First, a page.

Why Marketing Automation isn't a Panacea

Marketing automation has made the proverbial leap from trendy tool to programmatic mainstay. But that doesn't mean it is a panacea for marketing teams.

At best, automation can help increase and speed-up lead conversions while providing critical insight into the efficacy of marketing programs. At worst, automation can be a prohibitively expensive email engine that amplifies poor marketing practices.


"Even though automation is still an evolving tool, traditional marketing rules still apply," says Mairi Burns, Vice President of Client Services at Dunthorpe Marketing Group. "You still need to bring together all of the elements that contribute to a successful campaign: a clean and targeted list, relevant content, sound email practices, compelling call to action. And that's just scratching the surface."


According to research, a whopping 85 percent of business-to-business marketers employing automation platforms feel they are not using the technology to its full potential.[1] That's because they are using the technology as a discrete tool, says Burns, and not an integrated and pervasive element of their marketing operations.

"Maximizing automation requires much more than technology adoption," she explains." It often demands organizational and process change."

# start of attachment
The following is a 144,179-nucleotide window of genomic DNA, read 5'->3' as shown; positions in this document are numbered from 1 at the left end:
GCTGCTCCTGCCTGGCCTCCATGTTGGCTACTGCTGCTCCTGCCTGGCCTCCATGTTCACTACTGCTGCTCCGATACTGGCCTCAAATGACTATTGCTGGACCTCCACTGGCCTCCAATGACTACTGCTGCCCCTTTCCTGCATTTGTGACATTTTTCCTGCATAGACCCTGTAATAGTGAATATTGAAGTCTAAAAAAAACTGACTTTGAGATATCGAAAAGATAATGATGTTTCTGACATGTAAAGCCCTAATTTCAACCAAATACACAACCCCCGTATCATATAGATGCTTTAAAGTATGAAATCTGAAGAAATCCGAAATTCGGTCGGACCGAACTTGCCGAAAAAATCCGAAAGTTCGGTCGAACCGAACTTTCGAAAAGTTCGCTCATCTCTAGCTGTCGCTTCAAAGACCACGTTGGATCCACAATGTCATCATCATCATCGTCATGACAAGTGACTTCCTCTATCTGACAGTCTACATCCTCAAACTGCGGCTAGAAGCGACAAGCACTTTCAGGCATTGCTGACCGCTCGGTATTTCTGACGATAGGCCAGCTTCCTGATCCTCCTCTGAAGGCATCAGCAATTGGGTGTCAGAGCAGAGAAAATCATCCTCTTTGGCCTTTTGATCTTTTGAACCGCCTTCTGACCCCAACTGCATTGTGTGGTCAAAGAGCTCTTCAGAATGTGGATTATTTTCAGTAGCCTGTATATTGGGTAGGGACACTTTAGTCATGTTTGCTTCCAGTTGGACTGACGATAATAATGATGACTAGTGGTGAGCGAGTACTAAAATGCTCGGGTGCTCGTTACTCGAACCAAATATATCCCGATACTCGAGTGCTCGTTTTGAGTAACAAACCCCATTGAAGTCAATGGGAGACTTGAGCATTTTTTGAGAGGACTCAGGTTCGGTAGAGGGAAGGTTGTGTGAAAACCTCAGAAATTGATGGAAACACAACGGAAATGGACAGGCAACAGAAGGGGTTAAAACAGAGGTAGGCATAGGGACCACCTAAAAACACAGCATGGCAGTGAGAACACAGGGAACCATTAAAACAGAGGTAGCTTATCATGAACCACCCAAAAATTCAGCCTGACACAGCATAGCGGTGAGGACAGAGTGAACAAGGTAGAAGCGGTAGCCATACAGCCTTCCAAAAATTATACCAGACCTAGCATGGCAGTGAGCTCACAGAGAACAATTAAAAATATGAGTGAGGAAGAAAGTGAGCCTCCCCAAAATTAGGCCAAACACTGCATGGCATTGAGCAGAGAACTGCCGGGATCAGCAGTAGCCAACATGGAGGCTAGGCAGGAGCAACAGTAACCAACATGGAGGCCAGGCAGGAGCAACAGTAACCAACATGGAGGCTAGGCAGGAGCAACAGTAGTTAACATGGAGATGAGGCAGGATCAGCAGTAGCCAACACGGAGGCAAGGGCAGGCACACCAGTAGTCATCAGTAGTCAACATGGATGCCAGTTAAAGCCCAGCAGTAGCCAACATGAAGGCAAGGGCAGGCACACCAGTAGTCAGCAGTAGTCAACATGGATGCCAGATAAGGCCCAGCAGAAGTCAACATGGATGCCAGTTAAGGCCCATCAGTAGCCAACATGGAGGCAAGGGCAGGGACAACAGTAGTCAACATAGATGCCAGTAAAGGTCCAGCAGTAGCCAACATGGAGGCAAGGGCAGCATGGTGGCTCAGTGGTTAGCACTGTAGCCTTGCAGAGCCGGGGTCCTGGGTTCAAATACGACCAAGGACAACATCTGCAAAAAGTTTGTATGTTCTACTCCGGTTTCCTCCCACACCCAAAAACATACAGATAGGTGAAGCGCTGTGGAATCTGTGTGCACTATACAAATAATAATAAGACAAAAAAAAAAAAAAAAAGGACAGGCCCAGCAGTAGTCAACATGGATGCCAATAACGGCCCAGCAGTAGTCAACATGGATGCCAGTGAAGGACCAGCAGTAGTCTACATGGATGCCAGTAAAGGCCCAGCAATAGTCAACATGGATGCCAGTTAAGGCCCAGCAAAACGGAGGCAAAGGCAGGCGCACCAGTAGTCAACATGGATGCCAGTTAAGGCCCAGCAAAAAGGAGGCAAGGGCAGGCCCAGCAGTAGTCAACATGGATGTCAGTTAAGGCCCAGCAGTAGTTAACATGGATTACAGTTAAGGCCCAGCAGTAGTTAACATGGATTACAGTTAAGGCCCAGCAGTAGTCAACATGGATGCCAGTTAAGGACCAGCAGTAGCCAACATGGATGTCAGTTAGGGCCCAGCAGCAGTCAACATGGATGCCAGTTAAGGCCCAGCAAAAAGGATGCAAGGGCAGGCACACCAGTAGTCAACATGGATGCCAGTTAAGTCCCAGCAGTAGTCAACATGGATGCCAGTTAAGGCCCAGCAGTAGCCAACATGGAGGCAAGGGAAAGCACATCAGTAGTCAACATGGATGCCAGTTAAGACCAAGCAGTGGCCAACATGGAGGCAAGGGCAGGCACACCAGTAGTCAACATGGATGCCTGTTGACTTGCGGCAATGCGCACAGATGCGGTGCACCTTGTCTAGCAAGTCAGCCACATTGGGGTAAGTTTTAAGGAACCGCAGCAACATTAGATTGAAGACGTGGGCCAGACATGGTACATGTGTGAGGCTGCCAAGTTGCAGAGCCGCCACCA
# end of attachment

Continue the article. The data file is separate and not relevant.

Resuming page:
Before automation tools can be adopted, configured and employed, marketing teams must have a firm grasp on their prospect and customer base as well as their own marketing and sales operations. They must clearly understand the buyer journey and realm of possible touchpoints. They must identify the technologies in place, from marketing databases and sales enablement platforms to CRM, ERP and e-commerce systems. They must consider the processes that dictate how leads are scored and when they are handed off from marketing to sales. And they must organize an often incongruent collection of content, messaging, media and campaigns.

"Automation can help bring all of these things together so marketing activities are more targeted and more effective," says Burns. "But it requires upfront work to identify and align all of the elements in play, determine a strategic course of action and optimize processes and technology tools accordingly."


Burns recommends a strategy and planning workshop to:

  • Validate business objectives and create a marketing roadmap for achieving them
  • Identify the buyer journey, relevant personas and customer touchpoints
  • Decide how leads will be scored, managed and tracked
  • Bring marketing and sales teams together, aligning processes, tools and handoffs
  • Determine the criteria for success and how to measure progress
  • Identify behaviors that indicate sales readiness, and map out automated trigger programs to leverage that interest


Doing so helps pave the way for effective marketing automation, campaigns and operations.

"We have deep experience with Marketo, Eloqua and other automation platforms, and can help manage ongoing marketing operations," says Burns. "But the seeds of success are often planted before platforms and campaigns are even considered."


[1] SiriusDecisions, "Increasing Adoption of Marketing Automation Platforms," 2014.